What pro to select?

Discussion in 'Tennis Tips/Instruction' started by nytennis-74, Jan 7, 2014.

?

What Pro

  1. Pro A - Best Pro/Less Time

    2 vote(s)
    28.6%
  2. Pro B - Good Pro / More Time

    5 vote(s)
    71.4%
  1. nytennis-74

    nytennis-74 Rookie

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    I am a 3.5 player who wants to get to 4.0. Given a budget what coach would you select for a weekly lesson?
    1) Pro A - Best coach possible for 12-90 minutes lessons (Used to be ATP ranked - Director of tennis academy)
    2) Pro B - Coach who is 75% as good for 16-120 minute lesson (college ranked - currently 6.0 ranked)
    I would be integrating with an additional 3 hrs a week in practice time/week on top of the private lessons.
    I guess the question for the poll is whether, at the 3.5 level, you need the best coach possible or more time with a decent/good coach is better.
     
    #1
  2. nytennis-74

    nytennis-74 Rookie

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    Just to clarify, I would be playing a total of 5hrs/week (1.5-2hrs private - 3-3.5 hrs practice).
     
    #2
  3. Topspin Shot

    Topspin Shot Legend

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    I gave my opinion on the first thread. Go with the better pro, that is the one who will teach you the best.
     
    Last edited: Jan 7, 2014
    #3
  4. shazbot

    shazbot Semi-Pro

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    Whoever is the better teacher, is who you should pick :)

    A 7.0 is not necessarily a better teacher than someone who is a 6.0. Sure, they are a better player, but not always a better teacher.
     
    #4
  5. Cobra Tennis

    Cobra Tennis Professional

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    could not agree more. I have seen some TERRIFIC coaches come through USPTA and only be rated 3.0-4.0. Some people have a great ability to teach.

    e.g. Nick Bollitieri
     
    #5
  6. nytennis-74

    nytennis-74 Rookie

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    It is interesting that people writing posts are saying to go for best possible / but people voting are saying to go with second best (but still good) and spend more time.
     
    #6
  7. sureshs

    sureshs Bionic Poster

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    There should be Yelp ratings for pros
     
    #7
  8. nytennis-74

    nytennis-74 Rookie

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    I could not agree more.
     
    #8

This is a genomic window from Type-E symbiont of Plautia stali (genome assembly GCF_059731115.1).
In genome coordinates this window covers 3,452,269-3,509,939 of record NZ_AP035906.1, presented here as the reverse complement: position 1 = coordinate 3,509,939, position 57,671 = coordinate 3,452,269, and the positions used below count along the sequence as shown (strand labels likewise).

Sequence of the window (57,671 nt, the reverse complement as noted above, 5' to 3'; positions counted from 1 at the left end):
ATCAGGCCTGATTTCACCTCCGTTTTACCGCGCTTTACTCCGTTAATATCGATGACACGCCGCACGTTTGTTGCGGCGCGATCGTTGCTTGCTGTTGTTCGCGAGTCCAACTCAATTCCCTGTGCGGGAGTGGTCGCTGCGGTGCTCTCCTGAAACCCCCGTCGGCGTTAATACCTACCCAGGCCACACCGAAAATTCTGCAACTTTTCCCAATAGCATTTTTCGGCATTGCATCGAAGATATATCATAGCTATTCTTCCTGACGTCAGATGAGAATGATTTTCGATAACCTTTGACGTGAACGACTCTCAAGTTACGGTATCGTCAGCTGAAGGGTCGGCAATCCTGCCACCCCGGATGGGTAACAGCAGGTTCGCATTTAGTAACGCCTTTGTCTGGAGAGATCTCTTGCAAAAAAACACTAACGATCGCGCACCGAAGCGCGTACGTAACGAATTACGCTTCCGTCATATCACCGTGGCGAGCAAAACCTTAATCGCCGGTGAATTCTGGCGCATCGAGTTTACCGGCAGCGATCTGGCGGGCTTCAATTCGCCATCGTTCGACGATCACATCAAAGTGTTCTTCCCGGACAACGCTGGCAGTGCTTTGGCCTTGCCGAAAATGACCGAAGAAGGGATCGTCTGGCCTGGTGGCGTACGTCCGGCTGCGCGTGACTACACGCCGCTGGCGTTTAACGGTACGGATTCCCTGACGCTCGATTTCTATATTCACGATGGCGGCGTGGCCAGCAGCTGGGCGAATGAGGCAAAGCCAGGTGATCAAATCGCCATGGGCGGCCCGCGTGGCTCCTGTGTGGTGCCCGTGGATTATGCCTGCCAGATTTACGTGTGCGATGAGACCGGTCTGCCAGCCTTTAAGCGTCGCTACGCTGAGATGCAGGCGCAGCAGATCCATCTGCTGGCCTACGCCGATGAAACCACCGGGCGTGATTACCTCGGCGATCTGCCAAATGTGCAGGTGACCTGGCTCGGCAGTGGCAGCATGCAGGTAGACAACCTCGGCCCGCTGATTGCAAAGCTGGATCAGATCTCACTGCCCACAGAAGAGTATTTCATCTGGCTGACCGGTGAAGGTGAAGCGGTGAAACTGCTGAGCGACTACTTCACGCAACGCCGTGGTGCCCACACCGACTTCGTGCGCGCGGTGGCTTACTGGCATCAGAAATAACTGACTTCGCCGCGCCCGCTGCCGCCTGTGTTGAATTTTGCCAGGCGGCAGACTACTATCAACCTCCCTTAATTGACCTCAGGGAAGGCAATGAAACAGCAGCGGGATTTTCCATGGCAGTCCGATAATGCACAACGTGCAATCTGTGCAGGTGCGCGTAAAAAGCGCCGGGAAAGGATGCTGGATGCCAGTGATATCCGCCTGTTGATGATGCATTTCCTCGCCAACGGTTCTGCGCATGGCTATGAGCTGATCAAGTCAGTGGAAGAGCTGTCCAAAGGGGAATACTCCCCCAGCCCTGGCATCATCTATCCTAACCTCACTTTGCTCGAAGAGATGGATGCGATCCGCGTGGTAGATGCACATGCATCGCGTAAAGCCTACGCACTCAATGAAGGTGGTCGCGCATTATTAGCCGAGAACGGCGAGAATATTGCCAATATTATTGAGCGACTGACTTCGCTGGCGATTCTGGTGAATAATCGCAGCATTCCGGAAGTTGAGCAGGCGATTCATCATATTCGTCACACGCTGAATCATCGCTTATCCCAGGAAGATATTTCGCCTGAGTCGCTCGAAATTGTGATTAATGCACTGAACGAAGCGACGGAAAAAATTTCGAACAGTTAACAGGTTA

9. sureshs

    sureshs Bionic Poster

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    Or an Angie's list
     
    #9
  10. shazbot

    shazbot Semi-Pro

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    When you say "best possible". Do you mean the better player or better coach/teacher?

    It's pretty common knowledge in the tennis world that a REALLY good player does not always equal a REALLY good coach/teacher.

    Ask other people in your club who they prefer. Ask members what each of the coaches strong points are. Maybe you are looking to improve your mental game or your shot selection. Or maybe you are looking to work on your backhand and serve.

    Go with the club pro that best suits your needs. Don't worry about their playing level.
     
    Last edited: Jan 7, 2014
    #10
  11. nytennis-74

    nytennis-74 Rookie

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    I think I should have said ceteris paribus. I am aware that ATP ranking does mean you can teach, especially if you believe the saying "there are those who can do and those who can teach".
    Of course in a perfect world, I would know who would be the best teacher as it applies to me. Or maybe find an undiscovered Nick Bollettieri-type pro who will teach me tennis for $20/hour. There is many questions we can ask or points we can raise but let me explain the poll.
    If you HAD to make your decision purely based on the information provided above, what would you select?
     
    #11
  12. shazbot

    shazbot Semi-Pro

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    To a 3.5, a 6.0 and 7.0 are equal in skill (in my opinion). So go with Option B.
     
    #12
  13. Ash_Smith

    Ash_Smith Hall of Fame

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    Select the one with whom you have the best connection (might take a couple of sessions with each to ascertain). Coaching is such a personal relationship, assuming other teaching skills are roughly equal, work with the one who "connects" with you
     
    #13
  14. Mongolmike

    Mongolmike Professional

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    I voted good coach - more time because there is always more areas you can work on. However, like others said, you want the best teacher too.

    Two things I have found which I think are essential are the teaching attitude, and the ability to adjust. (My opinions clearly.)

    By teaching attitude- which coach has the teaching style that best motivates you? Is he a yeller, is he a joking type, does he encourage you in a way you respond to? Do you like the drill sgt. approach, do you like the gentle correction, high energy, calm flow....?

    And ability to adjust- is if he is trying to explain a technique, but it just isn't making sense to you. Can he explain it a different way that does make sense to you? Does he have another drill that demonstrates the same technique if you are having trouble with the first drill? Not every explanation makes the same sense to different people. How it is worded can be really a big deal sometimes.

    One other thing I would suggest is the time between the lessons. If you can, try to incorporate matches inbetween the lessons so you can try to do the stuff you learned in actual matches. Just my 2 cents.
     
    Last edited: Jan 7, 2014
    #14

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